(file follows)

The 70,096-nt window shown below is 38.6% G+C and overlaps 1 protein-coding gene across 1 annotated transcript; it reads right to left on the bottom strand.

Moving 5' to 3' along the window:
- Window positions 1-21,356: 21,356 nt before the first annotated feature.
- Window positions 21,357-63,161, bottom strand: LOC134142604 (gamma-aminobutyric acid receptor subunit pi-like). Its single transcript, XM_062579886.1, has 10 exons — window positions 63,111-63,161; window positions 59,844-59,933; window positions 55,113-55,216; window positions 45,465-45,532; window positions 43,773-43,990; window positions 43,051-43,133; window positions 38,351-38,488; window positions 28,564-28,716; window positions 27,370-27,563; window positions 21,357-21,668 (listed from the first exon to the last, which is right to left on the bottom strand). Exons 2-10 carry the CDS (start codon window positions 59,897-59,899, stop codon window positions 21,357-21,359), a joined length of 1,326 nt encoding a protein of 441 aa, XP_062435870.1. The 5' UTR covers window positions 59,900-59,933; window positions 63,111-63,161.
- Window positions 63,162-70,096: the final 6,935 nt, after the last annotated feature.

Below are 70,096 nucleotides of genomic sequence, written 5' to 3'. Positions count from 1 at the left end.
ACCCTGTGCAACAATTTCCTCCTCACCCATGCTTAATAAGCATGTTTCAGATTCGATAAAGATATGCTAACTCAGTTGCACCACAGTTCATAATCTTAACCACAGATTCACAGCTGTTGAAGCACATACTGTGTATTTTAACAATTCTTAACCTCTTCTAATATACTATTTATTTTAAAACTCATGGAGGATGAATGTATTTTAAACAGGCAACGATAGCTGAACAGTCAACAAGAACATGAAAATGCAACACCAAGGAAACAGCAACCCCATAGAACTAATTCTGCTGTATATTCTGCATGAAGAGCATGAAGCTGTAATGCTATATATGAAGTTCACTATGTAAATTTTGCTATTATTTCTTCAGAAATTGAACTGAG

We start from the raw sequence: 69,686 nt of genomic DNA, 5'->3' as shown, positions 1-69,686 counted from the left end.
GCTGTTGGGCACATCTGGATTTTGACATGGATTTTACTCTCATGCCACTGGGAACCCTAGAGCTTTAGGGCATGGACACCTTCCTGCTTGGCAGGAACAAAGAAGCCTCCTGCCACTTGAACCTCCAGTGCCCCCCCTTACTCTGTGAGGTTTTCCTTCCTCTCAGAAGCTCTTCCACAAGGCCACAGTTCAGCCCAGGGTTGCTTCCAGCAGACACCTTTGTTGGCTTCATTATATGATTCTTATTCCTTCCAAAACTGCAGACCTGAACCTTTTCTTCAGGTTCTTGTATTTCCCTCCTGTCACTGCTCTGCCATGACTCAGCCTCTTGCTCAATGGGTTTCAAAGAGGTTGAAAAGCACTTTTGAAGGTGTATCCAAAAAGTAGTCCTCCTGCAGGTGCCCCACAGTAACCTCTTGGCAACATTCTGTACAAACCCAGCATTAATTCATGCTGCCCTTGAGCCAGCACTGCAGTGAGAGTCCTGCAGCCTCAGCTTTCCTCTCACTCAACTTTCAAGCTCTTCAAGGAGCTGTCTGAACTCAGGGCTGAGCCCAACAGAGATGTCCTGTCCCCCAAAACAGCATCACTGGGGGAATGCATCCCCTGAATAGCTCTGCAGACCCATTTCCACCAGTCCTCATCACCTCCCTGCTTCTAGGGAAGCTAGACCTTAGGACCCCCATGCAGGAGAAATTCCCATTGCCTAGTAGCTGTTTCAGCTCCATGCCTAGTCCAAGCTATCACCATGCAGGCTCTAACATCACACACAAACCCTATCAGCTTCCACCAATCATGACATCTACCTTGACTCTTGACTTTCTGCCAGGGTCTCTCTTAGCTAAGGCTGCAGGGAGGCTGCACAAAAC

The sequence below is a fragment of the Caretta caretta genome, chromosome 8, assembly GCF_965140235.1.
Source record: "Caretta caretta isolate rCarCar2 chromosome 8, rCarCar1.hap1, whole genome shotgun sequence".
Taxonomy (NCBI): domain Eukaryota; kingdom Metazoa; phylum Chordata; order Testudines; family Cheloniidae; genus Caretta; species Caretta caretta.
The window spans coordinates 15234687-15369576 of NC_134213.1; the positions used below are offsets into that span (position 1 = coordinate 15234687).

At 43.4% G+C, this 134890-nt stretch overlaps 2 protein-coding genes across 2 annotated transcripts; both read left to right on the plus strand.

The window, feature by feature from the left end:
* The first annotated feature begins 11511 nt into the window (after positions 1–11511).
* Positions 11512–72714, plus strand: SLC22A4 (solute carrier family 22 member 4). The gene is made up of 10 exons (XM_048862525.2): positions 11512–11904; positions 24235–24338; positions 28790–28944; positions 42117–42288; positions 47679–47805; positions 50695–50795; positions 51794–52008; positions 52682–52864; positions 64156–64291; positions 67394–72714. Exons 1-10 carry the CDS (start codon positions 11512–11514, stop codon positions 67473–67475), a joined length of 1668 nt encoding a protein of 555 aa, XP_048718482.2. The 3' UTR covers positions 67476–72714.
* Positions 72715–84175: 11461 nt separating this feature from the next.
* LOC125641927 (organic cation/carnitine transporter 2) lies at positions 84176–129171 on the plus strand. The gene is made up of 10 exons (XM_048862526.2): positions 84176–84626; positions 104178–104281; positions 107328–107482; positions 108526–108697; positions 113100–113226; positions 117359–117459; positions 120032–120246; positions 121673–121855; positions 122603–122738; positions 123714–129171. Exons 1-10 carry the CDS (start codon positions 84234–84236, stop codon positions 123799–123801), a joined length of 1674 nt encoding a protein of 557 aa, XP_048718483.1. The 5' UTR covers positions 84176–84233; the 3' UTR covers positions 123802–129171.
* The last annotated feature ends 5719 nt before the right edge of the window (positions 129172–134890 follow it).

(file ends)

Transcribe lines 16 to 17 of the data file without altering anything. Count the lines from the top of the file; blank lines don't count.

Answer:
* The first annotated feature begins 11511 nt into the window (after positions 1–11511).
* Positions 11512–72714, plus strand: SLC22A4 (solute carrier family 22 member 4). The gene is made up of 10 exons (XM_048862525.2): positions 11512–11904; positions 24235–24338; positions 28790–28944; positions 42117–42288; positions 47679–47805; positions 50695–50795; positions 51794–52008; positions 52682–52864; positions 64156–64291; positions 67394–72714. Exons 1-10 carry the CDS (start codon positions 11512–11514, stop codon positions 67473–67475), a joined length of 1668 nt encoding a protein of 555 aa, XP_048718482.2. The 3' UTR covers positions 67476–72714.